At dinner (fine fish from the tank, instead of chicken), room full of what I had been told were Thai pilgrims.  And indeed a few did look like monks – shaved heads, the typical oriental monk's glasses.  And suddenly I was sad at the thought of the genocide that was taking place in Tibet, and how in many ways Tibet is probably my ideal kingdom, and how I would now never see the reality of that amazing theocracy. Sad.

22.2.94 Sigiriya, Kandy

On the rock.  Stunning view, of course.  So green, and misty hills.  The painted ladies most impressive for the way they were created – on scaffolding.  Brilliant pale blue sky, wraith-like clouds on the horizon.  The birds below – teeming forests.  A bell sounds.

On the top.  Stairs rather rusty.  Gobsmacking view – miles and miles laid out before me.  The view to the south.  Men strimming the grass around me.  Lovely breeze, not sun.  Nice idea to enter through the lion.  Nice too the wasp's cage: if some wild wasps near here swarm, you get in the cage – fast.  Another problem for those who ascend.  

To the Hotel Suisse – for high tea – nice interior, but needs a view over the lake – which it hasn't.  The road got worse as we rose – dreadful.  Driving through Kandy, looks bustling, attractive city.  Our hotel is out of the city: cool, with great views, but an even worse road leading to it.  Cheese sandwiches for lunch – unimpressive.  We go down to Kandy, awaiting the cool of the evening before strolling.  There are more people here: reminds me of Marrakesh, on a smaller scale.  (Our hotel is actually very like Hotel San Jose that I stopped in: simple, whitewashed and airy.  But of necessity it lacks the magic of that place.)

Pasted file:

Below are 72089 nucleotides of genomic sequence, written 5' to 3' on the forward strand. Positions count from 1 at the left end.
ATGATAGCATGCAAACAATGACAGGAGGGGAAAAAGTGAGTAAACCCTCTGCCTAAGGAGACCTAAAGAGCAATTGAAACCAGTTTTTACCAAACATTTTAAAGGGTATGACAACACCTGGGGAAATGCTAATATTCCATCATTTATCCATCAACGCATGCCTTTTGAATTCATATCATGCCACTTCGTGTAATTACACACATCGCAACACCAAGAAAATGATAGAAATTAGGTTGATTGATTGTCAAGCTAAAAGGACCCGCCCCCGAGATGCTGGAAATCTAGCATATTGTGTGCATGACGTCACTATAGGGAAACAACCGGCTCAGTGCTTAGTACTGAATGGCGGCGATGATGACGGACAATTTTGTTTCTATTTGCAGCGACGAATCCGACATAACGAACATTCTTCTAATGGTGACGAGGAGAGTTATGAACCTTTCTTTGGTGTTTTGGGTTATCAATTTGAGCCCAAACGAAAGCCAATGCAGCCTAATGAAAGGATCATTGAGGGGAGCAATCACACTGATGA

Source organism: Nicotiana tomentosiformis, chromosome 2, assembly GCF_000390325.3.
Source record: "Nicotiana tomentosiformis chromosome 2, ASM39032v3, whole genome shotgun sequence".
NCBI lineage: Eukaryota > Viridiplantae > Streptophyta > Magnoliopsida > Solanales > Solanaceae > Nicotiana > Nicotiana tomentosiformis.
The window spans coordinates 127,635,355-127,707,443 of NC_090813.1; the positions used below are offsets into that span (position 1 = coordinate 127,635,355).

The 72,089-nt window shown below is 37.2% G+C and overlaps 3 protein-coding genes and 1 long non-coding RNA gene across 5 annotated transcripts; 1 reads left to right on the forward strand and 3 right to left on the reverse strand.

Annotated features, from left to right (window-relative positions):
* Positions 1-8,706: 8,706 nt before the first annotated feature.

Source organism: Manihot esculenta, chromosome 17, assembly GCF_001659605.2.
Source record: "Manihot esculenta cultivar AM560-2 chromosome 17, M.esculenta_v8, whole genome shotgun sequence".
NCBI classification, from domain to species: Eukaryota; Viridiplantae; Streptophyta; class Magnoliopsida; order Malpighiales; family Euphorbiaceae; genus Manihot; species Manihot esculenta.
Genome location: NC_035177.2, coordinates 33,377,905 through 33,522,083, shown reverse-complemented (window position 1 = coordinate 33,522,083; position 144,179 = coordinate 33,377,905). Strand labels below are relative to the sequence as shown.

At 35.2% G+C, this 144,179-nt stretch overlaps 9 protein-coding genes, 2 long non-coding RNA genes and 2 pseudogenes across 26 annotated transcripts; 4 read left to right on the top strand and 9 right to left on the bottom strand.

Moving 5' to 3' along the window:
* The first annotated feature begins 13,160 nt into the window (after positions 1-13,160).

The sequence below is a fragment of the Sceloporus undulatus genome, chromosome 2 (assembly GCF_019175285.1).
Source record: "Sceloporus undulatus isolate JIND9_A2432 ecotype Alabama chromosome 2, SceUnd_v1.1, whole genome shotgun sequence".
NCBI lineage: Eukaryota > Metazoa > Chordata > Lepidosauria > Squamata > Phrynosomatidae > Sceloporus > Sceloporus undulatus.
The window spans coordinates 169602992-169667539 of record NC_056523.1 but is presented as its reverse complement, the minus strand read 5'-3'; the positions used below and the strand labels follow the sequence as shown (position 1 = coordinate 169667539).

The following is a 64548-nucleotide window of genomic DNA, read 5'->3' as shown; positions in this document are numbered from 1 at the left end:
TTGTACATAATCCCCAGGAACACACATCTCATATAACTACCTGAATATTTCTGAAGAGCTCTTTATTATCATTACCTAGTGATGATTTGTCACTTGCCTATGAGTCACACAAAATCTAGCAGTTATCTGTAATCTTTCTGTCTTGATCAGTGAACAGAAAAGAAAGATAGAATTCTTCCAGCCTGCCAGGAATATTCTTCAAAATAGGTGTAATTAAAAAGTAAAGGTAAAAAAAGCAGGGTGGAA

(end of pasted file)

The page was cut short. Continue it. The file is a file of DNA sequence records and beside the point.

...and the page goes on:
Kandy is much more Indian in its bustle, noise and smells – nice, because far less threatening.  No beggars that I've seen.  Dusk – my favourite hour here.  The lights in the shops come on, the evening crowd surges, the day nearly done.  To Queen's Hotel for a sundowner – to try arrack.  Today has been a day of drinking: avocado (liquefied) for breakfast; tomberly (?) for lunch, and now this.  Cheap rum – watery, not too bad.  Birds circling overhead everywhere.    The red pillar boxes – some with George V on them.  [I have this crazy desire to go to Greece.  Now.]  To the Young Men's Buddhist Association Hall for the ABCDO Associates' Kandyan and Low Country Dancing.  

23.2.94 Kandy 

The dancing was, well, not so hot: five plumpish maidens without much grace – nothing compared to Bali, where such traditions live.  The music, though, had an energy, even if it was limited to 12/8 with variations.  Impressive was the final dance, with shimmering, tinkling headdresses.  The fire eating and walking too were not without interest.  But sitting in a YMBA hall full of fat videoing tourists does make me feel rather alienated, and the event rather artificial.  It will be interesting to see what the perahera is like.